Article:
What happened to Ruby? And why PHP is KING of the Web.

In 2006 I created killerphp.com because I wanted to make it easy for web designers to learn PHP. I thought PHP was THE predominate web programming language and I felt every web designer should include PHP as one of their core coding skills:

– html
– css
– php
– javascript.

Then Ruby came along … for a short while.

What happened to Ruby and Ruby on Rails?

Once upon a time Ruby was the best thing since sliced bread … it was the language to replace all languages and everything else just sucked! Funny, that seems like ages ago.

Today though, the picture is different; Ruby’s shine has since lost its’ luster and the Rails train has practically fallen off the tracks – now there are other web frameworks in the Ruby world that have replaced Rails.

Addendum: Merb and Rails are merging … Rails hasn’t ‘gone off the tracks’. My bad.

So what the heck happened … what stopped the Ruby train ride?

What stopped Ruby from spreading beyond being a niche language is the EXACT same thing that stopped me from jumping on board back in 2006-2007: Ruby’s heart was broken.

– Yes, Ruby has a great syntax.
– Yes it is a lot of fun to program with.
– Yes it is pure object orientation, to the max!

But, there were a lot of holes in Ruby … crucial libraries and functionality that PHP’rs took for granted, the Ruby guys could only dream of … or they could patch it up with some C code. Ouch!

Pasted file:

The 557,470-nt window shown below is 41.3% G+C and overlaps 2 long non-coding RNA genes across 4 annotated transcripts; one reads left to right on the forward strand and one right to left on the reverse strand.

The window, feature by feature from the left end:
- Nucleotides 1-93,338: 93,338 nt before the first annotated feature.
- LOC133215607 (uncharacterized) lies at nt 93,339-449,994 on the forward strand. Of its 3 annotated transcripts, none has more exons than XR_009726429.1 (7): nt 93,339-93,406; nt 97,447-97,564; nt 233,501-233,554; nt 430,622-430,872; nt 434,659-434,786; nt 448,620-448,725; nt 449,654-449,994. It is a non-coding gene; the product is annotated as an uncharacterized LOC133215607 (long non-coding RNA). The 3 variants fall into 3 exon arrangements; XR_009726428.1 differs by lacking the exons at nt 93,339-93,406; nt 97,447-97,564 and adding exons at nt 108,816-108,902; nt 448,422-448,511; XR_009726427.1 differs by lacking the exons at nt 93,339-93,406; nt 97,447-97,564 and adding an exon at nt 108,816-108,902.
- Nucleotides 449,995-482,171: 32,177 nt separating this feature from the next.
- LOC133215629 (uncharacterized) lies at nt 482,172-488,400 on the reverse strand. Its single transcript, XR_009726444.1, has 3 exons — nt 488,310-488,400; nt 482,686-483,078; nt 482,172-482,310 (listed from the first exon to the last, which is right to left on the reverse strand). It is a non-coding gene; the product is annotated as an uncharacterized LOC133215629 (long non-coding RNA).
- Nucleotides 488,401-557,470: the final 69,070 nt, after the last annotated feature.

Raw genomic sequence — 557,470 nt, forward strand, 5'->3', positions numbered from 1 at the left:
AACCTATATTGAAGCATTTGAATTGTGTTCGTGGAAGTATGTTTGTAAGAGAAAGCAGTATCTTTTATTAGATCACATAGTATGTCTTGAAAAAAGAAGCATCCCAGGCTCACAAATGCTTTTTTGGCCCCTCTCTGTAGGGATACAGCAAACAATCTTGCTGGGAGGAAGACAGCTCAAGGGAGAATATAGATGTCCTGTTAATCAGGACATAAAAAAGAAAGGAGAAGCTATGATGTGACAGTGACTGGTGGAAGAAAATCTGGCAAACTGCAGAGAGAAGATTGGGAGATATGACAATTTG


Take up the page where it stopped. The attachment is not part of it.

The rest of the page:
Beyond that, there is Ruby’s dirty little secret: crash-o-matic. Yep, Ruby based web apps used to crash a lot! Web server integration was not stable and was a pain in the ass.

Reference: Twitter Crashing

… To be fair though, I hear that aspect has improved.

What does this have to do with PHP?

As I stated years ago in a blog post about Ruby; PHP’s strengths are found in Ruby’s weaknesses. Yes some aspects of PHP are not as (shall we say) pretty as Ruby. But like good looking people who are jerks, who cares how beautiful they look if their personality sucks.

… OK, maybe you could hang with them for just a short time! But whatever you do, don’t marry them Rob!


Stefan Mischook

This entry was posted on Saturday, July 11th, 2009 at 3:27 pm and is filed under Editorial. You can follow any responses to this entry through the RSS 2.0 feed. Both comments and pings are currently closed.

61 Responses to “What happened to Ruby? And why PHP is KING of the Web.”

  1. Todd says: